It is a small example of how one action can have far-reaching effects, and this encourages us to adopt this kind of thinking in our lives. By practicing this form of yoga, we can understand the importance of every decision we make—choosing the right words to say during an argument or deciding which charity should receive the money we donate each month.

It also teaches us that nothing is out of our control. We can’t always change the world around us, but we can choose how we react to situations and how those reactions affect others. By practicing this detachment from the results of our actions, we learn how not to take things personally—and therefore find inner peace even amid chaos.

This practice can apply to any aspect of your life. It teaches us to be mindful of what we do and why we do it. By making conscious decisions about every action we take, we begin to see the interconnectedness of all things and learn how our efforts can help make the world a better place.

Definition of Karma in Buddhism

In Buddhism, it is a concept that explains how you create your own future experiences.

Definition of good karma/Definition of bad karma

There is nothing such as good karma or bad karma. You can change your life by changing your actions, and the actions you take now will determine your future experiences. A person’s actions are connected to the past and future through cause-and-effect relationships.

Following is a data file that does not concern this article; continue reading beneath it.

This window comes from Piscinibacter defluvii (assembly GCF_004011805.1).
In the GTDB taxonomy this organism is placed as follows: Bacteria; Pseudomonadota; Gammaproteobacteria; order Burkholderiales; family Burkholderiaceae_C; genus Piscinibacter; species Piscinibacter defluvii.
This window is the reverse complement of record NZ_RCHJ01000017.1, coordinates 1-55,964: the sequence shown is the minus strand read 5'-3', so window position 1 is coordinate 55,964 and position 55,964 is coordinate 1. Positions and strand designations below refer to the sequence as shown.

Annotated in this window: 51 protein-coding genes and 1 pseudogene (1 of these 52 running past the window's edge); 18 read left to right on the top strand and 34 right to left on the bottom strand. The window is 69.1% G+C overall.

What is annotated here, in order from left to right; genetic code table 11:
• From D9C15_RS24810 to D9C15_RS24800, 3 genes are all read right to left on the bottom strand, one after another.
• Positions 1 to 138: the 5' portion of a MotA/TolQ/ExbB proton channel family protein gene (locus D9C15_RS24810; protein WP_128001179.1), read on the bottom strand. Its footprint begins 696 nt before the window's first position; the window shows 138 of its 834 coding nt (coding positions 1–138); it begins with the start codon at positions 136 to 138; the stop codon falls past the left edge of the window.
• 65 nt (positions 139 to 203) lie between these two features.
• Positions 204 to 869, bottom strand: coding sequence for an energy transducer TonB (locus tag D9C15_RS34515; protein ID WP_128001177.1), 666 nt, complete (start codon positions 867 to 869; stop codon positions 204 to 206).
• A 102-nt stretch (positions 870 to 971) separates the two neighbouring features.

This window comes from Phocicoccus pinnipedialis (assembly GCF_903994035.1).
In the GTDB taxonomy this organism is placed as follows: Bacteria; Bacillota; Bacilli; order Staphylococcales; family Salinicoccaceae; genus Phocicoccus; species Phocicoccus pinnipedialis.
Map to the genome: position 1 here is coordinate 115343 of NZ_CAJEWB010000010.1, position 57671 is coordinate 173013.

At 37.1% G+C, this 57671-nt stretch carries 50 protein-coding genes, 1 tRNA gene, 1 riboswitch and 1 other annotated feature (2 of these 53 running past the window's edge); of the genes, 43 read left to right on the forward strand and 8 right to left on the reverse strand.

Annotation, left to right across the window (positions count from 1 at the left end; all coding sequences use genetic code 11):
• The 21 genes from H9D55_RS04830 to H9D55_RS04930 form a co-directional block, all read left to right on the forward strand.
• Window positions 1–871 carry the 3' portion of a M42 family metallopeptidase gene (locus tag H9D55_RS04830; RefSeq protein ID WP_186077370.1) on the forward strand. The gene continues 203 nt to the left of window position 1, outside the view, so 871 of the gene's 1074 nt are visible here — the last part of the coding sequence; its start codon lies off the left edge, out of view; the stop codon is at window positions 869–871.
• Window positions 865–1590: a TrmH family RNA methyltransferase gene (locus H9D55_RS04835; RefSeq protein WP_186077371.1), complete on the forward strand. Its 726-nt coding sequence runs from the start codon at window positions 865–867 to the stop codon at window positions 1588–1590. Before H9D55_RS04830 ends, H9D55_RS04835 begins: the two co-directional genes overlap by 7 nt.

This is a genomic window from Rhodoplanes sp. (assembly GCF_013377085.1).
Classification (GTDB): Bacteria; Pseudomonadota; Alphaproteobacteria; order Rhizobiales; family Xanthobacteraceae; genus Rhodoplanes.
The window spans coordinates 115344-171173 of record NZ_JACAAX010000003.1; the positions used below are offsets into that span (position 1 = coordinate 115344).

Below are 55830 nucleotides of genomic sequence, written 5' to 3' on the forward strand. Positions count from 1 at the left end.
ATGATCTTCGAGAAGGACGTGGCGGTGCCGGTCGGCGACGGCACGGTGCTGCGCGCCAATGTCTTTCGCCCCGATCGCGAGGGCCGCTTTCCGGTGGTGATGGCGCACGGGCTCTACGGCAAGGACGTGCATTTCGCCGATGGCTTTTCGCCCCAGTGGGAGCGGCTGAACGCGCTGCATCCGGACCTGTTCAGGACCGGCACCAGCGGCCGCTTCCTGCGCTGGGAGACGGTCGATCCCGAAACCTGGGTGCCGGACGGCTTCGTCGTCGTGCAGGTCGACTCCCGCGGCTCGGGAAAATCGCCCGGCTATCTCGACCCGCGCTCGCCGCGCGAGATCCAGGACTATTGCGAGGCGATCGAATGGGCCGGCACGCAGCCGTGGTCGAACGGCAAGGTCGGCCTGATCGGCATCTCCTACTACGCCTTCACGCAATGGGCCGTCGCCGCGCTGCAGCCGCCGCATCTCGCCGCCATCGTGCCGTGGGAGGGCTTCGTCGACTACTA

The consequences of an action might be delayed or immediate, but they always come back to you somehow. If we think of karma as a boomerang, it’s not just one action that comes back—it’s all of them! When the universe delivers what we deserve (good or bad), it works like this:

  • The action happens in the present moment
  • The results return either immediately or over time
  • Those results affect our emotions, which then affect how we act in the present moment


Karma is a Sanskrit word that means “action.” It is used in Hinduism, Buddhism, Jainism, and Sikhism to describe the concept of “fate” and how one’s actions influence the future. In this sense, it is similar to the Judeo-Christian idea of God’s will or predestination.

Still, karma differs by asserting that all living beings have free will to work on themselves and improve their karmic balance by performing good deeds throughout their existence on earth. The word karma comes from the root “Kri,” which means “to do” or “to act.”